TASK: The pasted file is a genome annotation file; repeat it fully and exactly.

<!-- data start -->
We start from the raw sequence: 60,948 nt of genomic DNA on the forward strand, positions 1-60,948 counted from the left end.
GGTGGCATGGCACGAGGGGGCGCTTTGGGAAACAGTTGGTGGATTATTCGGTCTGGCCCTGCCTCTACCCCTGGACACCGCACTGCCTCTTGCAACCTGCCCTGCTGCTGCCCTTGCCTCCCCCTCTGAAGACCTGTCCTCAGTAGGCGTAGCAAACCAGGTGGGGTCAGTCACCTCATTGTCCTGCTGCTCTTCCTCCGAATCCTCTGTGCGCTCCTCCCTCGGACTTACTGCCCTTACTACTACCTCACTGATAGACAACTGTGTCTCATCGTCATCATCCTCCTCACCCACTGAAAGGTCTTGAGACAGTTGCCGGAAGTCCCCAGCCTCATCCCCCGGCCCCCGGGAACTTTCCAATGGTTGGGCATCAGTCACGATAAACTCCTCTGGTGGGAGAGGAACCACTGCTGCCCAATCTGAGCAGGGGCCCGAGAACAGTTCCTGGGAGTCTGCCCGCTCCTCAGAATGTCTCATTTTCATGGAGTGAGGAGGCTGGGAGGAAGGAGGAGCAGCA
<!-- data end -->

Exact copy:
We start from the raw sequence: 60,948 nt of genomic DNA on the forward strand, positions 1-60,948 counted from the left end.
GGTGGCATGGCACGAGGGGGCGCTTTGGGAAACAGTTGGTGGATTATTCGGTCTGGCCCTGCCTCTACCCCTGGACACCGCACTGCCTCTTGCAACCTGCCCTGCTGCTGCCCTTGCCTCCCCCTCTGAAGACCTGTCCTCAGTAGGCGTAGCAAACCAGGTGGGGTCAGTCACCTCATTGTCCTGCTGCTCTTCCTCCGAATCCTCTGTGCGCTCCTCCCTCGGACTTACTGCCCTTACTACTACCTCACTGATAGACAACTGTGTCTCATCGTCATCATCCTCCTCACCCACTGAAAGGTCTTGAGACAGTTGCCGGAAGTCCCCAGCCTCATCCCCCGGCCCCCGGGAACTTTCCAATGGTTGGGCATCAGTCACGATAAACTCCTCTGGTGGGAGAGGAACCACTGCTGCCCAATCTGAGCAGGGGCCCGAGAACAGTTCCTGGGAGTCTGCCCGCTCCTCAGAATGTCTCATTTTCATGGAGTGAGGAGGCTGGGAGGAAGGAGGAGCAGCA